Mt Ngauruhoe can be climbed as a side trip from the main crossing however this is not IMG_0467recommended for any but the fittest and most experienced of climbers. The regular crossing takes 7-8 hours of steady walking. Climbing Mt Ngauruhoe adds three to four hours on to this time for an average walker, making the entire trip, from start to finish, with side trip, an 11-12 hour tramp. The problem for walkers is that the various services that provide transport to and from the walk usually drop trampers at the start of the walk at around 8am and pick them up again between 4pm and 5pm – an eight to nine hour time frame. By climbing Mt Ngauruhoe and extending the walk time to 11 to 12 hours walkers run the risk of missing their transport at the end of the walk and having to spend the night exposed on the flanks of the mountain.

Further, the flanks of Mt Ngauruhoe are mostly loose scree which is very difficult to walk onIMG_0462 and requires a considerable energy expenditure compared to walking on solid material. Physical exhaustion is a further hazard of climbing this mountain for all but the most fit.

SO basically, we only make it about 2/3 of the way up the summit before we literally just can’t get any further. Every step I take I slide two steps down in “scree”. We decide to head back down, and while I am pretty confident that we were ahead of pace enough in the beginning to still be fine on time, Rich has it in his head that we need to basically be running to catch up with everyone. Meanwhile, I used up so much of the energy trying to do the summit that I am now really struggling. I would have been perfectly fine still at a normal pace, but he literally had me jogging. This is not just a little hike where I could say “just go on ahead”, it was scary at points how isolated you were. If anything would have happened it would be a while before IMG_0473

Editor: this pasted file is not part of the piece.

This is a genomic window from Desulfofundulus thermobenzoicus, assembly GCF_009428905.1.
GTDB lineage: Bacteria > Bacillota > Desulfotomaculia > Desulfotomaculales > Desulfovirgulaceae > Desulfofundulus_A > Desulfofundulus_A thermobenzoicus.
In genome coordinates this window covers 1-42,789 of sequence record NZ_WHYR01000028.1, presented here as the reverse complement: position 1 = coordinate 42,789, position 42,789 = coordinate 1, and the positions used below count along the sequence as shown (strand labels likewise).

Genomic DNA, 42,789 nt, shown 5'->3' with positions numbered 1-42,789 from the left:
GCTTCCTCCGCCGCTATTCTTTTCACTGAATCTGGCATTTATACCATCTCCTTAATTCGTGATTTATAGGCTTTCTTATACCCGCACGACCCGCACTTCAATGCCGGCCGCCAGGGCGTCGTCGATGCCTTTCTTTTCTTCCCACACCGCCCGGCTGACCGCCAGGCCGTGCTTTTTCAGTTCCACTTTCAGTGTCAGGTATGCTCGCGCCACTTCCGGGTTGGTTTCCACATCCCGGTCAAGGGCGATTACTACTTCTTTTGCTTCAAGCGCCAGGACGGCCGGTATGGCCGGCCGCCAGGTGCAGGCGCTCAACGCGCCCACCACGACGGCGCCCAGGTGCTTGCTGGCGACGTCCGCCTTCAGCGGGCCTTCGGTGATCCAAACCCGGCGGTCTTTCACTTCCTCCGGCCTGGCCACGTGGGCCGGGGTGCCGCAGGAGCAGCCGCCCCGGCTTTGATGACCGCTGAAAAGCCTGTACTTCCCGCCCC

The kicker is, we ended up catching up with others we were dropped off with, and then I finished before them! I didn’t need to be running at all, I could have just done a normal pace and not died if it weren’t for crazy psycho boy. In the end though it did feel pretty satisfying to finish after I struggled so much. If you can even imagine, the actual views were more spectacular than the pictures could ever show. The water really is that color too because tiny pieces of volcanic debris sit on top of the water and reflect extra blue.IMG_0481

After the crossing, I stayed the night in the National Park and then headed down to Wellington, the capital of New Zealand. That’s where I watched election coverage. I can’t sit at a computer for long so I will write another entry later for Wellington. How exciting is this though?! This is history! OBAMA!